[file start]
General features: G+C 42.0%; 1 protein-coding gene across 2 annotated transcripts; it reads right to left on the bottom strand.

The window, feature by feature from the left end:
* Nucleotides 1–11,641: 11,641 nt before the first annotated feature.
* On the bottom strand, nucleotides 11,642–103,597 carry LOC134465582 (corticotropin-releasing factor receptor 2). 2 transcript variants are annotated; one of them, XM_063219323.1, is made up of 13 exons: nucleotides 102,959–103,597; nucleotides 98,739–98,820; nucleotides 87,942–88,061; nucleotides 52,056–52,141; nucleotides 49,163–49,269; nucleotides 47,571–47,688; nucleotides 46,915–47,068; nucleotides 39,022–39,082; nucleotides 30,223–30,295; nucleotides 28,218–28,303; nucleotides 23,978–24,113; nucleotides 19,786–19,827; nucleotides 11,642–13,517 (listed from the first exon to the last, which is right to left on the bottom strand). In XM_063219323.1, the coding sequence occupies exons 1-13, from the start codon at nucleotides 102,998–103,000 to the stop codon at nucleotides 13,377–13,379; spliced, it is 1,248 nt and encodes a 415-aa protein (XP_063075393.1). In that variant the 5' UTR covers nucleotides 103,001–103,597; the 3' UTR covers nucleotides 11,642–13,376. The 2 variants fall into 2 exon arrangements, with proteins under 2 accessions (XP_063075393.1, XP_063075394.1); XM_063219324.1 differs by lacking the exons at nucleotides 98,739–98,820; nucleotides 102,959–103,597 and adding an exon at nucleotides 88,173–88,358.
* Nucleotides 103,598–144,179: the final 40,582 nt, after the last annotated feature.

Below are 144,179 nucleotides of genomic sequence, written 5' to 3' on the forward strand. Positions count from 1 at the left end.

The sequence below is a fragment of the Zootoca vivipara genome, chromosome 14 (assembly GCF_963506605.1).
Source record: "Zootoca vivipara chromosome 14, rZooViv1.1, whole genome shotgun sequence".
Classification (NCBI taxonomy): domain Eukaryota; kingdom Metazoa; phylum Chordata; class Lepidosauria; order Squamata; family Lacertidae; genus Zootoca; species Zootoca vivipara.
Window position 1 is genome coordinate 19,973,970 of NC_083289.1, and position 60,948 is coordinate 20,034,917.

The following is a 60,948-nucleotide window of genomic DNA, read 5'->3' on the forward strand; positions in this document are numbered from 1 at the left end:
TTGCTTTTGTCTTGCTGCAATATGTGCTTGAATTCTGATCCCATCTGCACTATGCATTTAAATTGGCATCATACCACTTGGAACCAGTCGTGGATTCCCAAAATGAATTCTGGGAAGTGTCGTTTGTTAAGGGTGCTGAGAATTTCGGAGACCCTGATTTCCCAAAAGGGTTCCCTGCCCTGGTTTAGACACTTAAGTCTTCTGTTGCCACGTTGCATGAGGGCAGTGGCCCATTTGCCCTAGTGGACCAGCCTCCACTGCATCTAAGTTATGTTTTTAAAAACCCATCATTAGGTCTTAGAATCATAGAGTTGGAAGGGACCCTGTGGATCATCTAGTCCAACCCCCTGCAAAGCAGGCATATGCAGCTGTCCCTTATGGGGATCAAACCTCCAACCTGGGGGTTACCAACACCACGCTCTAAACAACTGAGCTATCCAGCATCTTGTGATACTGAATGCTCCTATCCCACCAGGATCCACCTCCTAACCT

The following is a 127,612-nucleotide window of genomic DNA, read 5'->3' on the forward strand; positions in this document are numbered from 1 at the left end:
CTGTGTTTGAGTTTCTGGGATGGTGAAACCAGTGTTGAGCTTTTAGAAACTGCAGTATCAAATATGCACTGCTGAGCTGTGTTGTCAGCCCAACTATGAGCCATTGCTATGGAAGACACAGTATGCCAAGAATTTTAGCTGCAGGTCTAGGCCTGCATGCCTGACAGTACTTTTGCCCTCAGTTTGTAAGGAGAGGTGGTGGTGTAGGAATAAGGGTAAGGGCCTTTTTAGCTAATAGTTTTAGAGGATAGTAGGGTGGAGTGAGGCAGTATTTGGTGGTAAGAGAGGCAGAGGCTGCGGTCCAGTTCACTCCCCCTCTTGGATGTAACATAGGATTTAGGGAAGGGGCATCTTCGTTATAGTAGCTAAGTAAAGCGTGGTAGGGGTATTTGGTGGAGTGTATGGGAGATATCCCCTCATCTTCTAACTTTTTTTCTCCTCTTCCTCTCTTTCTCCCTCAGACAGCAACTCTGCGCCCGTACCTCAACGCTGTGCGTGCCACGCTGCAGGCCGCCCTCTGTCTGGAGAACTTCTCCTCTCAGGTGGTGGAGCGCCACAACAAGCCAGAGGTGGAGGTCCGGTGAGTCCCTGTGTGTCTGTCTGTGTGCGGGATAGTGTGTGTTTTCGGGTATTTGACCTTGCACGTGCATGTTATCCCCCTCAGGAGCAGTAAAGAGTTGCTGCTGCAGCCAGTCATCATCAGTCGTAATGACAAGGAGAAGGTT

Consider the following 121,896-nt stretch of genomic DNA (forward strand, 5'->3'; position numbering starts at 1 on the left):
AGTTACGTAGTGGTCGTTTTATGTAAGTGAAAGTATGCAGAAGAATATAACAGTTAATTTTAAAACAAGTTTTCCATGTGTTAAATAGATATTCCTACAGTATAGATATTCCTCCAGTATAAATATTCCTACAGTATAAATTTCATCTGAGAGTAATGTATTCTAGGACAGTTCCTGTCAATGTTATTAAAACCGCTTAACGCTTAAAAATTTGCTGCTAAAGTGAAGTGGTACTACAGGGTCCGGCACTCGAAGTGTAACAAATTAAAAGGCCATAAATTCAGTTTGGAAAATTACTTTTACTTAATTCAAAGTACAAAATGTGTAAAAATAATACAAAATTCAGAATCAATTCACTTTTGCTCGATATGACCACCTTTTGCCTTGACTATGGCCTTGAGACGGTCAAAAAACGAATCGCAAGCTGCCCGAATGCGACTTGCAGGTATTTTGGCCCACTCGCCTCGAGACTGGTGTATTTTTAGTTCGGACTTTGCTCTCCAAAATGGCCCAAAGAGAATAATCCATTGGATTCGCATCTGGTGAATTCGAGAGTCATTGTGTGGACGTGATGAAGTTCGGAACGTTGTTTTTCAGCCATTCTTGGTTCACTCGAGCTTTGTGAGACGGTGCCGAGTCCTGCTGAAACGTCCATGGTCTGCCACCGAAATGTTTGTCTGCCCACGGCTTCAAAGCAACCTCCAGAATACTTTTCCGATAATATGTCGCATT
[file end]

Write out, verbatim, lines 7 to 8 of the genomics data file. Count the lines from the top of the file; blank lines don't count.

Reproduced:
The sequence below is a fragment of the Zootoca vivipara genome, chromosome 14 (assembly GCF_963506605.1).
Source record: "Zootoca vivipara chromosome 14, rZooViv1.1, whole genome shotgun sequence".